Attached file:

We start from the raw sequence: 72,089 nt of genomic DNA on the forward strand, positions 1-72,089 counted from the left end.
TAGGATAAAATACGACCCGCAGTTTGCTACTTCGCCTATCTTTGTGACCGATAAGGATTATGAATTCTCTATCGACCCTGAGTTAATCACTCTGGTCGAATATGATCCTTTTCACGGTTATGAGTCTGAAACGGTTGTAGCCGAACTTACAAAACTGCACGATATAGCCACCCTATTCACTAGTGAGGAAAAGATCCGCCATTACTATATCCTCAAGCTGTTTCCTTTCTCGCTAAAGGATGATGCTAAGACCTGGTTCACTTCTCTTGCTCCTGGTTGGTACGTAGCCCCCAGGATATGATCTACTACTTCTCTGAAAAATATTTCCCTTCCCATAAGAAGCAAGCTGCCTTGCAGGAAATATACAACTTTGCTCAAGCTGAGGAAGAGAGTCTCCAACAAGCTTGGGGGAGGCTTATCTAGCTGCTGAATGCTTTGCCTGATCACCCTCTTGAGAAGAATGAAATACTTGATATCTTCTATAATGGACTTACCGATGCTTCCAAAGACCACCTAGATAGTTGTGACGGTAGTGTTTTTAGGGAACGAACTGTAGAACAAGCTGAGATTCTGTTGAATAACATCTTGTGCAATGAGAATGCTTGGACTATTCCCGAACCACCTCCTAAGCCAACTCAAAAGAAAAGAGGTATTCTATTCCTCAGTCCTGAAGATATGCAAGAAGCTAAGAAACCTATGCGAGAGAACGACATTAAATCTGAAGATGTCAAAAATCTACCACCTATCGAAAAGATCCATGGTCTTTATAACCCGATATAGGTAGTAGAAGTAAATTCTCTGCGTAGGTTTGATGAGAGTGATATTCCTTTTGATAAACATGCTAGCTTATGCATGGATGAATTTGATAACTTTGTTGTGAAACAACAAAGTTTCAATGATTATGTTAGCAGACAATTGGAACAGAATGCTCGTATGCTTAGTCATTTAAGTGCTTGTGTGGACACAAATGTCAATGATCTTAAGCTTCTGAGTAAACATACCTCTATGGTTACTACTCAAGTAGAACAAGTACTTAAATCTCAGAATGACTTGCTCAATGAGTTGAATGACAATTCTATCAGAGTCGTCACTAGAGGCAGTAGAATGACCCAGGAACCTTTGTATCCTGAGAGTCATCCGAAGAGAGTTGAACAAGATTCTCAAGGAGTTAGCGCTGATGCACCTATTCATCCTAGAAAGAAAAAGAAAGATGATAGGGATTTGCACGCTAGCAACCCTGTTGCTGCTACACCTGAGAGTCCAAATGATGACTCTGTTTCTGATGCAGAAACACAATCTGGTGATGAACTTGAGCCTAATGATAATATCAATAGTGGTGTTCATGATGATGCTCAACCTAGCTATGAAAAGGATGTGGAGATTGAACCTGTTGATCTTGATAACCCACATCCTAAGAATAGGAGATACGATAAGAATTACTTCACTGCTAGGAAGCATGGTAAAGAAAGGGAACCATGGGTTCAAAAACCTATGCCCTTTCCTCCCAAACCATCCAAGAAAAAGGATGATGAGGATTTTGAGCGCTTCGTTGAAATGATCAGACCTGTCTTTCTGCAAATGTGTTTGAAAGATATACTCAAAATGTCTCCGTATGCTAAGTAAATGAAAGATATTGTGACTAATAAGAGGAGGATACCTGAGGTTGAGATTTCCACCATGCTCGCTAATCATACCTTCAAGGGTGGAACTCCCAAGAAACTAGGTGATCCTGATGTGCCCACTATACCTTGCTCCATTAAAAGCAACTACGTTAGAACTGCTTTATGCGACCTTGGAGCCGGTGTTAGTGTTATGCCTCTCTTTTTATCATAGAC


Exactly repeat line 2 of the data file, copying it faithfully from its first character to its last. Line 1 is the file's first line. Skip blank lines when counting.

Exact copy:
TAGGATAAAATACGACCCGCAGTTTGCTACTTCGCCTATCTTTGTGACCGATAAGGATTATGAATTCTCTATCGACCCTGAGTTAATCACTCTGGTCGAATATGATCCTTTTCACGGTTATGAGTCTGAAACGGTTGTAGCCGAACTTACAAAACTGCACGATATAGCCACCCTATTCACTAGTGAGGAAAAGATCCGCCATTACTATATCCTCAAGCTGTTTCCTTTCTCGCTAAAGGATGATGCTAAGACCTGGTTCACTTCTCTTGCTCCTGGTTGGTACGTAGCCCCCAGGATATGATCTACTACTTCTCTGAAAAATATTTCCCTTCCCATAAGAAGCAAGCTGCCTTGCAGGAAATATACAACTTTGCTCAAGCTGAGGAAGAGAGTCTCCAACAAGCTTGGGGGAGGCTTATCTAGCTGCTGAATGCTTTGCCTGATCACCCTCTTGAGAAGAATGAAATACTTGATATCTTCTATAATGGACTTACCGATGCTTCCAAAGACCACCTAGATAGTTGTGACGGTAGTGTTTTTAGGGAACGAACTGTAGAACAAGCTGAGATTCTGTTGAATAACATCTTGTGCAATGAGAATGCTTGGACTATTCCCGAACCACCTCCTAAGCCAACTCAAAAGAAAAGAGGTATTCTATTCCTCAGTCCTGAAGATATGCAAGAAGCTAAGAAACCTATGCGAGAGAACGACATTAAATCTGAAGATGTCAAAAATCTACCACCTATCGAAAAGATCCATGGTCTTTATAACCCGATATAGGTAGTAGAAGTAAATTCTCTGCGTAGGTTTGATGAGAGTGATATTCCTTTTGATAAACATGCTAGCTTATGCATGGATGAATTTGATAACTTTGTTGTGAAACAACAAAGTTTCAATGATTATGTTAGCAGACAATTGGAACAGAATGCTCGTATGCTTAGTCATTTAAGTGCTTGTGTGGACACAAATGTCAATGATCTTAAGCTTCTGAGTAAACATACCTCTATGGTTACTACTCAAGTAGAACAAGTACTTAAATCTCAGAATGACTTGCTCAATGAGTTGAATGACAATTCTATCAGAGTCGTCACTAGAGGCAGTAGAATGACCCAGGAACCTTTGTATCCTGAGAGTCATCCGAAGAGAGTTGAACAAGATTCTCAAGGAGTTAGCGCTGATGCACCTATTCATCCTAGAAAGAAAAAGAAAGATGATAGGGATTTGCACGCTAGCAACCCTGTTGCTGCTACACCTGAGAGTCCAAATGATGACTCTGTTTCTGATGCAGAAACACAATCTGGTGATGAACTTGAGCCTAATGATAATATCAATAGTGGTGTTCATGATGATGCTCAACCTAGCTATGAAAAGGATGTGGAGATTGAACCTGTTGATCTTGATAACCCACATCCTAAGAATAGGAGATACGATAAGAATTACTTCACTGCTAGGAAGCATGGTAAAGAAAGGGAACCATGGGTTCAAAAACCTATGCCCTTTCCTCCCAAACCATCCAAGAAAAAGGATGATGAGGATTTTGAGCGCTTCGTTGAAATGATCAGACCTGTCTTTCTGCAAATGTGTTTGAAAGATATACTCAAAATGTCTCCGTATGCTAAGTAAATGAAAGATATTGTGACTAATAAGAGGAGGATACCTGAGGTTGAGATTTCCACCATGCTCGCTAATCATACCTTCAAGGGTGGAACTCCCAAGAAACTAGGTGATCCTGATGTGCCCACTATACCTTGCTCCATTAAAAGCAACTACGTTAGAACTGCTTTATGCGACCTTGGAGCCGGTGTTAGTGTTATGCCTCTCTTTTTATCATAGAC